Other Military Bases With Documented Asbestos Exposure
Asbestos Disease From Service In The U.S. Army, Air Force, Marines Or Coast Guard
About 30 percent of the people diagnosed each year with mesothelioma formerly served in the U.S. military. Millions of service members exposed to asbestos during military service were also exposed in civilian jobs, but there are thousands of documented asbestos hazards at past and present military bases in the United States and around the world.
The prevalence of asbestos disease in military veterans is highest among U.S. Navy personnel, particularly those involved in shipbuilding and repair. However, every branch of the U.S. Armed Forces is reflected in the statistics of mesothelioma and asbestos lung cancer.
Did a loved one serve at a U.S. naval base or shipyard or aboard a U.S. Navy vessel? Did a loved one serve in any capacity in the U.S. military or the Merchant Marines? The Gori Law Firm provides skilled investigation and representation. Our lawyers have helped countless veterans secure medical treatment for asbestos disease through the U.S. Department of Veterans Affairs, and we have helped clients and families hold corporate entities accountable for supplying the deadly asbestos-containing materials.
Exposure At U.S. Military Bases
Army soldiers and Marines were routinely stationed at naval bases and transported on Navy vessels. These are two of the greatest sources of asbestos exposure. But there were plenty of asbestos dangers on Army, Air Force, Marines and Coast Guard bases as well. As recently as the 1970s and 1980s, asbestos was still used in construction materials, in power plants, in aircraft and military vehicles, and in hundreds of products used or encountered by personnel every day. The U.S. Coast Guard also operated its own shipbuilding and repair facility, Curtis Bay Coast Guard Yard in Maryland.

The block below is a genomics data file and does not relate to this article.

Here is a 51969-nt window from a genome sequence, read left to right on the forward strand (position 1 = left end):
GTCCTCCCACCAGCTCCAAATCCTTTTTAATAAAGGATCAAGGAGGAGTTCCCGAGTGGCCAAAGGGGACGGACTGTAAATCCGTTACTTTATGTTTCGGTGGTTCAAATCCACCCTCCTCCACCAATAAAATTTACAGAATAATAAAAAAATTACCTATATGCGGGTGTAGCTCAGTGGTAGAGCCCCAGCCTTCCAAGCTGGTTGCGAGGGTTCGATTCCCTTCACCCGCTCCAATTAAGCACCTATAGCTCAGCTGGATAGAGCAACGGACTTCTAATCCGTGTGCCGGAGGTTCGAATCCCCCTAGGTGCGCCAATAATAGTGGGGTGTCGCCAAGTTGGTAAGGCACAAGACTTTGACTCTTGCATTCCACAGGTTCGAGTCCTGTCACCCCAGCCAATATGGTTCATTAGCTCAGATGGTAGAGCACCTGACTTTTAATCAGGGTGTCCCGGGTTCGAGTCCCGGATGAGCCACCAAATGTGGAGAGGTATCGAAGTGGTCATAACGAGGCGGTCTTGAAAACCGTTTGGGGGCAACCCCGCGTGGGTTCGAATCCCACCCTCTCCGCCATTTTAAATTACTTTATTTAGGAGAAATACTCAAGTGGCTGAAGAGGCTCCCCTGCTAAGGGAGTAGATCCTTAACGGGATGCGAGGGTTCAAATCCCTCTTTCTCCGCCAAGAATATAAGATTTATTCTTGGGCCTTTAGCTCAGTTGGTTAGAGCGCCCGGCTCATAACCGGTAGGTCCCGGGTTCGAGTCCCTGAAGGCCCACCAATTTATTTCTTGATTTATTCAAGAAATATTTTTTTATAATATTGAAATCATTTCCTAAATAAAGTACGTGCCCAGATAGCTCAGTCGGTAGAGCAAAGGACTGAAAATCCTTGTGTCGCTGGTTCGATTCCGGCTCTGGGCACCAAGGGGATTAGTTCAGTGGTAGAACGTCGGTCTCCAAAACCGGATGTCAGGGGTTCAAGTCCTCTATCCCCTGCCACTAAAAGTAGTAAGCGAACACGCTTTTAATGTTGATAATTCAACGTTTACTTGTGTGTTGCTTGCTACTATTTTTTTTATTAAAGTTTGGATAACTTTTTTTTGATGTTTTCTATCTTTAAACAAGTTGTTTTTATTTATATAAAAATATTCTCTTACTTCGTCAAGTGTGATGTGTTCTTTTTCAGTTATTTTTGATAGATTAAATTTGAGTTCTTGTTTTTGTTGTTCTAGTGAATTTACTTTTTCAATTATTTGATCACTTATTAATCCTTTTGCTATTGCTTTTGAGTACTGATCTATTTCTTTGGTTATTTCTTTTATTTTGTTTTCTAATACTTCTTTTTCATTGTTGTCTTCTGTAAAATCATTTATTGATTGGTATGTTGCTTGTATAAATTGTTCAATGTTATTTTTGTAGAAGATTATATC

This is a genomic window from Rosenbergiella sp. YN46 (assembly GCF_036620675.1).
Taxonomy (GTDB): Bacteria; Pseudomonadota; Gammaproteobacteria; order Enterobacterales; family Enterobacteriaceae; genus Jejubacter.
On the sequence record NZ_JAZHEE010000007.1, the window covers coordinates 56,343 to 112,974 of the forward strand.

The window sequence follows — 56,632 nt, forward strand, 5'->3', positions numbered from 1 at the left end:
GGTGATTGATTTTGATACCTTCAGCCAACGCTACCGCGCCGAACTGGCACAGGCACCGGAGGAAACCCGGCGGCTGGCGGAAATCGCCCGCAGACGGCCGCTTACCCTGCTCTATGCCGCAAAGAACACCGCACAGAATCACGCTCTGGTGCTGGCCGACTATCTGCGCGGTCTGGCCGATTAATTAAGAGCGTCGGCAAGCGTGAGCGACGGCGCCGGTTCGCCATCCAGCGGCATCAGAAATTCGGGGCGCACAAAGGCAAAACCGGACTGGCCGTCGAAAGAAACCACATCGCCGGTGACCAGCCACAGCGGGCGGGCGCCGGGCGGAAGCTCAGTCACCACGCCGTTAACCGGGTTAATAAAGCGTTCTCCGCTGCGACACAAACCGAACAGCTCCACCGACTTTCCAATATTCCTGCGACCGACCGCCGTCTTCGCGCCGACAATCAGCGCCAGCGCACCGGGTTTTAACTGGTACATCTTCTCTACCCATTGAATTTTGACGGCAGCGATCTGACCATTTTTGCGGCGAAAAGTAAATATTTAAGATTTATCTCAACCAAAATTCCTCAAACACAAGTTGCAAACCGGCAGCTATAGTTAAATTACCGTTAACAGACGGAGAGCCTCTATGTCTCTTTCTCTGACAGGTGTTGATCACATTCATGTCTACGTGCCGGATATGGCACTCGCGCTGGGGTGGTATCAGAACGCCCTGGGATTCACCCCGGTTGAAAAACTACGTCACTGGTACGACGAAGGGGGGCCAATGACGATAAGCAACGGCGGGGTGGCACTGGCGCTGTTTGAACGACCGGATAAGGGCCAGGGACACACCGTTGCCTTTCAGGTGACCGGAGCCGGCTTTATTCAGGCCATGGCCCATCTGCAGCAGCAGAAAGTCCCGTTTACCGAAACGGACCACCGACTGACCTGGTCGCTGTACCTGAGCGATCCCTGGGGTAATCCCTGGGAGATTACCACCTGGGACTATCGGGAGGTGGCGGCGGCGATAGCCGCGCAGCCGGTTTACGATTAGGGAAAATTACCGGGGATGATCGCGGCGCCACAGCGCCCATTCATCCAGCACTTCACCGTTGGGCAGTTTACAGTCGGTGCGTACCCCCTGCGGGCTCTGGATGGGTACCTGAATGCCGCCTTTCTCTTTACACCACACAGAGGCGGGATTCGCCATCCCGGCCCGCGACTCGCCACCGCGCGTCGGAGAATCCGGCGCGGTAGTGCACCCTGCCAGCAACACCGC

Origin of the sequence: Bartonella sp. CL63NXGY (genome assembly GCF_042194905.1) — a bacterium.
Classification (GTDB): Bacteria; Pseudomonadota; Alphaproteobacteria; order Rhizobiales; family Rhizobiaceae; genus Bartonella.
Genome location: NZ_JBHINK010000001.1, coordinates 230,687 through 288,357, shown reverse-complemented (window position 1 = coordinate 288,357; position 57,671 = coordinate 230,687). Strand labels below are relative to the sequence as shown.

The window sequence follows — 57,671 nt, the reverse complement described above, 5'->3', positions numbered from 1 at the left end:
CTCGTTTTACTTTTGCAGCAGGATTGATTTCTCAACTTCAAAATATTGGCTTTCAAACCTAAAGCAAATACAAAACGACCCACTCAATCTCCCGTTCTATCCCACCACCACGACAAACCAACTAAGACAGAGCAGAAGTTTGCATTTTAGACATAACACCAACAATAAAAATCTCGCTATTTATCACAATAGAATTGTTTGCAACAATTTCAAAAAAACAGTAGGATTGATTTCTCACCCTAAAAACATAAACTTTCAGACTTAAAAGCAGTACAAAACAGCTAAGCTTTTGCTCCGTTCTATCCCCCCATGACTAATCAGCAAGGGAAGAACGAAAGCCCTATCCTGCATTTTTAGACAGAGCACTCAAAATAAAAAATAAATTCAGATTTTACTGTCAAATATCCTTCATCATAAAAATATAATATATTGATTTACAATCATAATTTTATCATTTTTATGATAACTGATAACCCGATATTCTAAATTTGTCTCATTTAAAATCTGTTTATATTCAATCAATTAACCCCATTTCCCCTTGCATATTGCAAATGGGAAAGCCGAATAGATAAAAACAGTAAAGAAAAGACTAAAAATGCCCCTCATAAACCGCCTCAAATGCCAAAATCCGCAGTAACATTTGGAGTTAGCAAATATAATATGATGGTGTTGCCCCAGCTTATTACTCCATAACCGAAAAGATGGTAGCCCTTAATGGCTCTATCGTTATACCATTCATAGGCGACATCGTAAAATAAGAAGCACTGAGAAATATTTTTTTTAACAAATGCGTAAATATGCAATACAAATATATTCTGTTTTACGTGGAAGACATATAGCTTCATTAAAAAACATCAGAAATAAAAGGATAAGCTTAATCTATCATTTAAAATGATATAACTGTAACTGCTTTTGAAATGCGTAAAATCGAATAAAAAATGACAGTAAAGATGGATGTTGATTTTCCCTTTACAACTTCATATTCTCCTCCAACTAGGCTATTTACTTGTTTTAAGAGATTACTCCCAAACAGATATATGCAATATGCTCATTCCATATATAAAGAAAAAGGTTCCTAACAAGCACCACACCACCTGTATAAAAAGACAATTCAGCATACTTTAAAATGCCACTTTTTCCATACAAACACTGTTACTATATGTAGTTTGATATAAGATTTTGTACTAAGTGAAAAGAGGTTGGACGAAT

It would be necessary to list every military base in the United States and abroad to account for all the known exposures, including bases that have long since been decommissioned and closed. Our attorneys are skilled at tracing military service and duty stations and identifying known asbestos exposures at a given base. Often, we can pinpoint the heaviest exposures through the actual duties of the service member.
Asbestos exposure among members of the Army, Air Force, Marines and Coast Guard has been connected to:
- Turbines and heat shields
- Aircraft engines
- Aircraft insulation and cockpit heaters
- Vehicle brakes
- Boiler room valves, gaskets, piping and insulation
- Electrical wiring
- Fireproofing materials in buildings
- Fire-resistant clothing
- Concrete foundations
- Wallboard and acoustical tile
A wide range of service members were exposed in varying degrees, depending on their duties. Among those at highest risk were boilermen, machinists, motor pool and aircraft mechanics, shipbuilders, Seabees and other construction workers, demolition crews, electricians, pipe fitters and maintenance workers.
Military personnel and their civilian family members living in on-base housing were also at risk for exposure to asbestos-containing materials, particularly during renovation work.
Did You Or A Family Member Serve At A Military Base?
If a loved one has a diagnosis or symptoms of asbestos-related cancer, compensation depends on connecting the dots between the illness and known exposures. We work closely with clients and family members to track down that person’s military service history and work history to identify all potential exposures.
We will vigorously pursue justice on behalf of anyone who served honorably in the Army, Air Force, Navy, Marines or Coast Guard and is now paying the ultimate price in the form of asbestos disease. Based in Madison County, Illinois, we take cases anywhere in the United States. Contact us today for a free consultation.